Protein is for everyone, not just athletes, bodybuilders and fitness enthusiasts. It’s one of three vital macronutrients and is primarily responsible for building, repairing, and maintaining virtually all cells in the body. Protein is also an important structural component of muscle, bone, skin, blood, and other bodily tissues and organs. When the body’s supply of other macronutrients (carbohydrates and dietary fat) is insufficient, protein is used as a source of energy (or calories).
In and of itself, protein is comprised of different combinations of about 20 common amino acids. Of these amino acids, nine are classified as “essential” and must be supplied through the diet. These include histidine, isoleucine, leucine, lysine, methionine, phenylalanine, threonine, tryptophan, and valine. The other 11 amino acids are produced by the body and are termed “nonessential”.
Food sources of all essential amino acids are classified as “complete” or “high-quality” proteins and include meats, poultry, fish and seafood, whole soy foods (tofu and tempeh), eggs, and dairy foods.
Those foods containing some (but not all) essential amino acids are termed “incomplete” proteins. These include plant-based foods like grains, cereals, nuts, beans and dried peas. Although generally classified as incomplete, you can get an adequate supply of high-quality protein from these foods by strategically combining them to make complete proteins.
The food and drug administration recommends that 10-15% of your daily calories come from protein.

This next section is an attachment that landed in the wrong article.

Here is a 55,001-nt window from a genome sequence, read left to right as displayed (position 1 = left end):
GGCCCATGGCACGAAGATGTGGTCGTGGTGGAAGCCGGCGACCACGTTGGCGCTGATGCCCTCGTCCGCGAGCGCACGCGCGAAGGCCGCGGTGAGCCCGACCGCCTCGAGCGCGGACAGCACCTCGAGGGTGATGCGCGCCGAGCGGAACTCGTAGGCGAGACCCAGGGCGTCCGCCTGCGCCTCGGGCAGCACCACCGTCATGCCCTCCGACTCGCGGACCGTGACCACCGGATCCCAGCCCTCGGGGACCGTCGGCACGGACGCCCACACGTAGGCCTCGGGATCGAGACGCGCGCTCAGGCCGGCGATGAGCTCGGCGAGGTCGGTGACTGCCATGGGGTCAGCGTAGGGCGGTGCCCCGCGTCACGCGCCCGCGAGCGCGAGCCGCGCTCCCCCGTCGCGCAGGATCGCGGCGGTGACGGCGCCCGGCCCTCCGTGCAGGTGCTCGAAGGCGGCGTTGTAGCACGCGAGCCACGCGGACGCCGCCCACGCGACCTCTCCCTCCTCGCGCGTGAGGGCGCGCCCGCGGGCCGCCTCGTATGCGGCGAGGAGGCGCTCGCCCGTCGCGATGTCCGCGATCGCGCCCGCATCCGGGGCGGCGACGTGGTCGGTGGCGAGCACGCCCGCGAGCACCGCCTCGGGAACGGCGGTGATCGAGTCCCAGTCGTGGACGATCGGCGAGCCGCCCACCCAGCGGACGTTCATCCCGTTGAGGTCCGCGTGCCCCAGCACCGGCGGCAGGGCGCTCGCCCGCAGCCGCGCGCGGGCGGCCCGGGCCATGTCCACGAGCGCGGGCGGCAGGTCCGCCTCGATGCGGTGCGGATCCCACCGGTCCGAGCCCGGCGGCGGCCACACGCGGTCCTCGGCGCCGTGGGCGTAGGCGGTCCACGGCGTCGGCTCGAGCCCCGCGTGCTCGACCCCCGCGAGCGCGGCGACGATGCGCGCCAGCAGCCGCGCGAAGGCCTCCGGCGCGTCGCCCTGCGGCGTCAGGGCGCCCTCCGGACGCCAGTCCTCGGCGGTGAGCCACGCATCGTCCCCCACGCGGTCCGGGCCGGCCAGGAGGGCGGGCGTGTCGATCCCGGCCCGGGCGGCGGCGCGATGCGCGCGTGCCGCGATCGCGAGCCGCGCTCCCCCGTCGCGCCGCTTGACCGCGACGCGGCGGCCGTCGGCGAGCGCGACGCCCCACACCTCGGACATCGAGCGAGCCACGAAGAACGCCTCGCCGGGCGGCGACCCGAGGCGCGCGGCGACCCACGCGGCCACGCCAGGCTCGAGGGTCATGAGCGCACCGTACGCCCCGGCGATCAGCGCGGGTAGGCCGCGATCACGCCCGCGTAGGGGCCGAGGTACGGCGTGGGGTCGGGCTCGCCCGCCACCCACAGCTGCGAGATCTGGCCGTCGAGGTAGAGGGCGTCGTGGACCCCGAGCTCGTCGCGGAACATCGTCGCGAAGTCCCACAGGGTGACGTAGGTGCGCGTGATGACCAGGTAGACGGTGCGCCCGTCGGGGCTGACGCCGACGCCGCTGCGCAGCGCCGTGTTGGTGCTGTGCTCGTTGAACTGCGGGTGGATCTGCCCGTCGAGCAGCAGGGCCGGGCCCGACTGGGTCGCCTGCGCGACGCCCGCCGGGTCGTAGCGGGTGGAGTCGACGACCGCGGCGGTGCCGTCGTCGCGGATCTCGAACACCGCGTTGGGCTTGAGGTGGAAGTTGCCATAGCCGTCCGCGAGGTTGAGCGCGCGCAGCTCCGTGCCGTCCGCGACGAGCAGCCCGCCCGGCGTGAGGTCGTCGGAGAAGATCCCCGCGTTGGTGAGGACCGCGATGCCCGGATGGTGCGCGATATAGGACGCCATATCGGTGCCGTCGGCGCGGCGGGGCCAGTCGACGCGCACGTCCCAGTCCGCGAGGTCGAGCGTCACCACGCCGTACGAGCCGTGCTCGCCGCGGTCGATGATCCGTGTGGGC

This is a general recommendation that serves as a guideline for an average sized person weighing about 150 pounds. Fifteen percent of 2,000 calories is equal to 300. Since every gram of protein yields approximately four calories, this equates to a maximum of 75 grams of protein per day (300 divided by 4 calories per gram equals 75 grams).
Simply put, for general health and fitness you should make it a practice to consume about 0.40-0.50 grams of protein per one pound of your body weight every day.
Now, if you’re an endurance athlete or someone who does a lot of running, cycling, or swimming, you should consume 0.50-0.65 grams of protein per pound of your body weight. If you perform strenuous resistance (weight) training regularly, it is a good rule of thumb to consume 0.65-0.80 grams of protein per pound of your body weight.
A section denoted “protein” can be found near the bottom of the “Nutrition Facts” food label located on the backs of product packages. The amount of protein per serving of a food is always listed in grams.
It is important to ensure that you are getting adequate amounts of protein in your diet by regularly tracking your intake. Also important is that you don‘t consume more protein than your body requires. Like anything else, unhealthy weight gain and other health problems arise when too much protein is consumed too often.